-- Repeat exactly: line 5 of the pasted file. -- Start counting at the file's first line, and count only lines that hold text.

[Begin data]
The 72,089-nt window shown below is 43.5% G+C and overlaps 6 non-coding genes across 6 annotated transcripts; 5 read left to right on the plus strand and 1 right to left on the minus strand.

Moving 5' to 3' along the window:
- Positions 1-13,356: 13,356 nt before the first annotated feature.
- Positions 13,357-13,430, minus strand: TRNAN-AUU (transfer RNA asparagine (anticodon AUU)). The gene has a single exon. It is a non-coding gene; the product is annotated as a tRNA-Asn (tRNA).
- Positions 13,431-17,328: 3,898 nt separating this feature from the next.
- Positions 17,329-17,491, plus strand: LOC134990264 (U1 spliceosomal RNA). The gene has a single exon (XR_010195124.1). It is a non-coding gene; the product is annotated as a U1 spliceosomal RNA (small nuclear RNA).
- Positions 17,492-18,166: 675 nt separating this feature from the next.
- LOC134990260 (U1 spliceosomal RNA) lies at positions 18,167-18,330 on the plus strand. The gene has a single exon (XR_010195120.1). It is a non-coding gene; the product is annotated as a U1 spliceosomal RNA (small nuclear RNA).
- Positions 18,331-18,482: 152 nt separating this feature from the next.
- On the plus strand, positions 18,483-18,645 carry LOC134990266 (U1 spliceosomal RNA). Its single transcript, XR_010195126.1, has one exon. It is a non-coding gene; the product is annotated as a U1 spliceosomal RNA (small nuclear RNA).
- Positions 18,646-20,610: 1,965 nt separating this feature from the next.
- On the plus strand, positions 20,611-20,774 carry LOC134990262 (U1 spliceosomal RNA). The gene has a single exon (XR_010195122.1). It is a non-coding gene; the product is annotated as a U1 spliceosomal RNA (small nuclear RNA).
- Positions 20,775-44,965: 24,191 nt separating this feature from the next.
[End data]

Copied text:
- Positions 13,431-17,328: 3,898 nt separating this feature from the next.